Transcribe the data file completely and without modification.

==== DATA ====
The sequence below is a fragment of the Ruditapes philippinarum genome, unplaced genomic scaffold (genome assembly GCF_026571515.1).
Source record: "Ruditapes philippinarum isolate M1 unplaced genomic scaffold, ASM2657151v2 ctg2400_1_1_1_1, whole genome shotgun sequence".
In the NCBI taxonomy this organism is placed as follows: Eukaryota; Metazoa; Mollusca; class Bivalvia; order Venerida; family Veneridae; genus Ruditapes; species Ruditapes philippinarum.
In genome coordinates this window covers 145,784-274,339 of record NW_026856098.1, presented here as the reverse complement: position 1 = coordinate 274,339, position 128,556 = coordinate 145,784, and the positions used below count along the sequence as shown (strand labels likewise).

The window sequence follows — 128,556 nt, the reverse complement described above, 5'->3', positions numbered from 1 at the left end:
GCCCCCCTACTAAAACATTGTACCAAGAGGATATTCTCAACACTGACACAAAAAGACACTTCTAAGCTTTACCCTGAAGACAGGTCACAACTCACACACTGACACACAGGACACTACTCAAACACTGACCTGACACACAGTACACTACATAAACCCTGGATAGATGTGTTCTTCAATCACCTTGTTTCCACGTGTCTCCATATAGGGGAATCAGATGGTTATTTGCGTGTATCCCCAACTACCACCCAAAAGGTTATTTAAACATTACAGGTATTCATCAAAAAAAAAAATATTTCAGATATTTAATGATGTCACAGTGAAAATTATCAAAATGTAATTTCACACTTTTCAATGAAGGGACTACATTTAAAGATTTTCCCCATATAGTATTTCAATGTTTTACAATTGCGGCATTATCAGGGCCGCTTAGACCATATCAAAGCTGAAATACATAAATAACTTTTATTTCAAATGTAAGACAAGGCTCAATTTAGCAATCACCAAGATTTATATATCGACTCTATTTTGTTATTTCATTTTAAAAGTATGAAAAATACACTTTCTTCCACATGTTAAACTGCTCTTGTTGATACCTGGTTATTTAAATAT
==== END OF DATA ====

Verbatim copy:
The sequence below is a fragment of the Ruditapes philippinarum genome, unplaced genomic scaffold (genome assembly GCF_026571515.1).
Source record: "Ruditapes philippinarum isolate M1 unplaced genomic scaffold, ASM2657151v2 ctg2400_1_1_1_1, whole genome shotgun sequence".
In the NCBI taxonomy this organism is placed as follows: Eukaryota; Metazoa; Mollusca; class Bivalvia; order Venerida; family Veneridae; genus Ruditapes; species Ruditapes philippinarum.
In genome coordinates this window covers 145,784-274,339 of record NW_026856098.1, presented here as the reverse complement: position 1 = coordinate 274,339, position 128,556 = coordinate 145,784, and the positions used below count along the sequence as shown (strand labels likewise).

The window sequence follows — 128,556 nt, the reverse complement described above, 5'->3', positions numbered from 1 at the left end:
GCCCCCCTACTAAAACATTGTACCAAGAGGATATTCTCAACACTGACACAAAAAGACACTTCTAAGCTTTACCCTGAAGACAGGTCACAACTCACACACTGACACACAGGACACTACTCAAACACTGACCTGACACACAGTACACTACATAAACCCTGGATAGATGTGTTCTTCAATCACCTTGTTTCCACGTGTCTCCATATAGGGGAATCAGATGGTTATTTGCGTGTATCCCCAACTACCACCCAAAAGGTTATTTAAACATTACAGGTATTCATCAAAAAAAAAAATATTTCAGATATTTAATGATGTCACAGTGAAAATTATCAAAATGTAATTTCACACTTTTCAATGAAGGGACTACATTTAAAGATTTTCCCCATATAGTATTTCAATGTTTTACAATTGCGGCATTATCAGGGCCGCTTAGACCATATCAAAGCTGAAATACATAAATAACTTTTATTTCAAATGTAAGACAAGGCTCAATTTAGCAATCACCAAGATTTATATATCGACTCTATTTTGTTATTTCATTTTAAAAGTATGAAAAATACACTTTCTTCCACATGTTAAACTGCTCTTGTTGATACCTGGTTATTTAAATAT